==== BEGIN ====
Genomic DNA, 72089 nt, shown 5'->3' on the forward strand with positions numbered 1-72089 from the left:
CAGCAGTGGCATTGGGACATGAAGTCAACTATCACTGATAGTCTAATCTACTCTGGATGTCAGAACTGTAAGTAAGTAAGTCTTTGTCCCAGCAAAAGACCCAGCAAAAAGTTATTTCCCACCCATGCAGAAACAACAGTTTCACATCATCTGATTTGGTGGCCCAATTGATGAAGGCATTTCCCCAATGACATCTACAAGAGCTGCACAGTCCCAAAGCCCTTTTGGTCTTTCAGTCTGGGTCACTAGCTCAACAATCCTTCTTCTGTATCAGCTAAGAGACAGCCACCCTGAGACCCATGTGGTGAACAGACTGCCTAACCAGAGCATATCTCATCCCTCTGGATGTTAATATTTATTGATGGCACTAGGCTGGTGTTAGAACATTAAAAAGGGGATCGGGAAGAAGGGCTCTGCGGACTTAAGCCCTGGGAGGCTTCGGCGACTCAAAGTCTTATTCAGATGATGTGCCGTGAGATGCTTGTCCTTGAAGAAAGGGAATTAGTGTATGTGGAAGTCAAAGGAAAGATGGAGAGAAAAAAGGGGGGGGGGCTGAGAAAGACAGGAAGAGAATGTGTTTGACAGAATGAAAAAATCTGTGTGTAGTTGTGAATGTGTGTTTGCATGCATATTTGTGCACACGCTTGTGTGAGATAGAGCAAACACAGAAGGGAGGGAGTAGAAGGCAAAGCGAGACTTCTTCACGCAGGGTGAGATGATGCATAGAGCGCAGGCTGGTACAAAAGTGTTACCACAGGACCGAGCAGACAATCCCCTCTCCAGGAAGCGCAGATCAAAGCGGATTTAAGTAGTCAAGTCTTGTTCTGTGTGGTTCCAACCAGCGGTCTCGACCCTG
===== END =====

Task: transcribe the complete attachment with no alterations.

Genomic DNA, 72089 nt, shown 5'->3' on the forward strand with positions numbered 1-72089 from the left:
CAGCAGTGGCATTGGGACATGAAGTCAACTATCACTGATAGTCTAATCTACTCTGGATGTCAGAACTGTAAGTAAGTAAGTCTTTGTCCCAGCAAAAGACCCAGCAAAAAGTTATTTCCCACCCATGCAGAAACAACAGTTTCACATCATCTGATTTGGTGGCCCAATTGATGAAGGCATTTCCCCAATGACATCTACAAGAGCTGCACAGTCCCAAAGCCCTTTTGGTCTTTCAGTCTGGGTCACTAGCTCAACAATCCTTCTTCTGTATCAGCTAAGAGACAGCCACCCTGAGACCCATGTGGTGAACAGACTGCCTAACCAGAGCATATCTCATCCCTCTGGATGTTAATATTTATTGATGGCACTAGGCTGGTGTTAGAACATTAAAAAGGGGATCGGGAAGAAGGGCTCTGCGGACTTAAGCCCTGGGAGGCTTCGGCGACTCAAAGTCTTATTCAGATGATGTGCCGTGAGATGCTTGTCCTTGAAGAAAGGGAATTAGTGTATGTGGAAGTCAAAGGAAAGATGGAGAGAAAAAAGGGGGGGGGGCTGAGAAAGACAGGAAGAGAATGTGTTTGACAGAATGAAAAAATCTGTGTGTAGTTGTGAATGTGTGTTTGCATGCATATTTGTGCACACGCTTGTGTGAGATAGAGCAAACACAGAAGGGAGGGAGTAGAAGGCAAAGCGAGACTTCTTCACGCAGGGTGAGATGATGCATAGAGCGCAGGCTGGTACAAAAGTGTTACCACAGGACCGAGCAGACAATCCCCTCTCCAGGAAGCGCAGATCAAAGCGGATTTAAGTAGTCAAGTCTTGTTCTGTGTGGTTCCAACCAGCGGTCTCGACCCTG